Movie pirates are a rowdy bunch. When not thieving and scrounging, they usually kick back with their mates, telling tall tales over a barrel of rum. However, while not all pirates drank rum, there is truth to such depictions, and seamen and rum go back a long way.
Pirates of the Golden Age of Piracy did often drink rum. They favored a cocktail of rum, sugar, water, and nutmeg known as a Bumbo. However, piracy has existed for most of history and in many places, so plenty of pirates may not have drunk rum.
This article will briefly describe the history of rum, point out how it intersects with the story of seafaring in the early colonial era, and explain how the drink came to be indelibly associated with pirates.
Rum’s Origins in the Atlantic Slave Trade
Whiskies, beer, and wines are all made from ingredients available to Europeans before the early modern era. Rum, however, is made from byproducts of sugar. Its origins are thus firmly rooted in the mid-17th century and sugarcane plantations in the Caribbean.
The most profitable trade route of the time serviced the Atlantic slave trade, which the European colonization of the Americas had facilitated. Many of the merchant ships of the day plied these lanes transporting enslaved African people to the West Indies, where the sugar plantations were.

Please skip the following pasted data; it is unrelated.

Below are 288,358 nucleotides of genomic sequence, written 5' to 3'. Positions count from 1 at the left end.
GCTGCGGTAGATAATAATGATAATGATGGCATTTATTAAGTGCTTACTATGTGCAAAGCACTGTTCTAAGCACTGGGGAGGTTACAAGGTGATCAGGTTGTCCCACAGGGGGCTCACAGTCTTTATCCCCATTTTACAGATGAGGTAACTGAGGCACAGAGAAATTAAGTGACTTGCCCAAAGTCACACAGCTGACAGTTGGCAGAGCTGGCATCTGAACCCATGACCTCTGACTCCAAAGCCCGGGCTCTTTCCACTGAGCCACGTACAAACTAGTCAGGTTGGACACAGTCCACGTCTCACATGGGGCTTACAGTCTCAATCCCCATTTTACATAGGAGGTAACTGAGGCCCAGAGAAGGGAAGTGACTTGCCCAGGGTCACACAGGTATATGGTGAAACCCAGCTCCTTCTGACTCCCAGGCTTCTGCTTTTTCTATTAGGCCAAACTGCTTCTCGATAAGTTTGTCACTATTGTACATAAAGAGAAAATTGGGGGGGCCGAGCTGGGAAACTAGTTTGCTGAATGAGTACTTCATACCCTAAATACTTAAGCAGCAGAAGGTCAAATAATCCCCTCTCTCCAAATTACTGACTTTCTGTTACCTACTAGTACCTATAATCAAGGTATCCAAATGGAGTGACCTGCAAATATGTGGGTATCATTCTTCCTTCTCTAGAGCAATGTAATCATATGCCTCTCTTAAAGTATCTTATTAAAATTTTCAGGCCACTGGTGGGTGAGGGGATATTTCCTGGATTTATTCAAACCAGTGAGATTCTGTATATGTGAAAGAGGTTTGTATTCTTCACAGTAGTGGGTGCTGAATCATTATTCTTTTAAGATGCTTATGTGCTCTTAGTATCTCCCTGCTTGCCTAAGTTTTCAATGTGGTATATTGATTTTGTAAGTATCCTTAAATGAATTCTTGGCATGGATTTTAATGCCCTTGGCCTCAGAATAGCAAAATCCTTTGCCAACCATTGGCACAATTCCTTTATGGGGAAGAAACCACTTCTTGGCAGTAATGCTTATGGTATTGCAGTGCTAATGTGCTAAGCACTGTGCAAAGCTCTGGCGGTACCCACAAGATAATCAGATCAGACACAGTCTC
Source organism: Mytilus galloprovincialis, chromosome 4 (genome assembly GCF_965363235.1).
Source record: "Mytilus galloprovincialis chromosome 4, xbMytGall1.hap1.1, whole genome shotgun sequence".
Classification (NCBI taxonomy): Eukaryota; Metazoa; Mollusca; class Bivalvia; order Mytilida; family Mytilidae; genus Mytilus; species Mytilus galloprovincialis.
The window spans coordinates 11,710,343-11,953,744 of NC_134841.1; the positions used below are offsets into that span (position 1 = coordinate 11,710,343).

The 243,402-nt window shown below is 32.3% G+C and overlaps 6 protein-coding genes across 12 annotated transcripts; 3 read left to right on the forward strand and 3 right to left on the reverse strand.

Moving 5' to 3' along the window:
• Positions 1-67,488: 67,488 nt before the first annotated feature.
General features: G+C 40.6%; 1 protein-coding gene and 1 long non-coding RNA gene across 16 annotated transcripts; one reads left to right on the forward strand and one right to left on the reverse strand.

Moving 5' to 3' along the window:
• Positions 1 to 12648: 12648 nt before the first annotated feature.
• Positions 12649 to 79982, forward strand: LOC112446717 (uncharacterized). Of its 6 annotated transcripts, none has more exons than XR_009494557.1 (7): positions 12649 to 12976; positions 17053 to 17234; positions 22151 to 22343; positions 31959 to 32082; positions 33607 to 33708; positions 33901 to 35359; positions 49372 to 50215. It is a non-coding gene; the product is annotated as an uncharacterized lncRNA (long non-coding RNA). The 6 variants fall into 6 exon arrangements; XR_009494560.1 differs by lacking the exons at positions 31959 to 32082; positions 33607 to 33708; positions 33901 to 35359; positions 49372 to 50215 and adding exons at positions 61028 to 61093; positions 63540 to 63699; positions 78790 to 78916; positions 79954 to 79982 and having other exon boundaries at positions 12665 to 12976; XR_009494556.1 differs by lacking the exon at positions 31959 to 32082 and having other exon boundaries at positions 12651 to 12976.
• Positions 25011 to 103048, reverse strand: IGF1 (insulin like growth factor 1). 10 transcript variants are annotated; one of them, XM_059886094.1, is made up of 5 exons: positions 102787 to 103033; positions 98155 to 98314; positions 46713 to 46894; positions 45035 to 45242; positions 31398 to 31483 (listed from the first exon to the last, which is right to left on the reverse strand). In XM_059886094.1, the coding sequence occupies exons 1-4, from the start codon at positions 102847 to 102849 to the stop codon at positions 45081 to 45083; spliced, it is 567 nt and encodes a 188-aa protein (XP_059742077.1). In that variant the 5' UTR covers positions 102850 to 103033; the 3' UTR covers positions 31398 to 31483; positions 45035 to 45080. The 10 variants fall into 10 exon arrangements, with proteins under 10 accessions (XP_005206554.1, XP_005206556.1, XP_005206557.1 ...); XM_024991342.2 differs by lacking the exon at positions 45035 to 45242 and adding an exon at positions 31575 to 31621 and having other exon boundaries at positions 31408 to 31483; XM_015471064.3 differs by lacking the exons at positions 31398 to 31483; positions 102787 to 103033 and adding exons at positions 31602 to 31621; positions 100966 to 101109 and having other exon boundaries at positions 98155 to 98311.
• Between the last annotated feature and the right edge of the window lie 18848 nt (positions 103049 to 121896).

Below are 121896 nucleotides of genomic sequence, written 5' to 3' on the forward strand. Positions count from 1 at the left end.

Here, they would trade people for molasses, another byproduct of sugar. Then, in New England, the molasses picked up in the Indies would be sold for rum. Finally, the rum would be exchanged for more enslaved people back in Africa. 
With rum such a central component of the trade, it is not surprising that it would eventually find a way into sailors’ diets. But why the association with pirates?
Why Pirates Are Associated With Rum
Before the trans-Atlantic trade began, English sailors were entitled to a daily beer quota. Often, they would store beer watered down so that the alcohol in the beer would kill the germs in putrid water and make it potable longer when out at sea. 
But, without proper refrigeration, beer would spoil on longer voyages. Legend has it that when English Vice Admiral William Penn Sr. captured Jamaica, his crew was left stranded without any freshwater on the island. Penn solved his dilemma by having his men drink rum instead. 
Soon, sailors began carrying rum with their cargo and supplies. On long voyages that sometimes lasted months, rum would outlast water and beer; the water would spoil first, the beer next, and the rum would run out before it spoiled.
In no time, rum became an intrinsic part of the sailor’s life. English sailors were given an eighth of an imperial pint of rum–known as a tot–at midday every day. The practice continued till as recently as 1970. 
Crucially, the mid-17th century, when rum consumption among sailors took off, marked the inauguration of a golden age of piracy.  Driven by poverty and a lack of suitable employment opportunities in their European homelands, thousands took to piracy over the next century.
Many of these pirates found themselves in the Caribbean and North Atlantic, where they were likely to intercept vessels carrying rum. Like other sailors, the pirates of the golden era too consumed the drink on their voyages.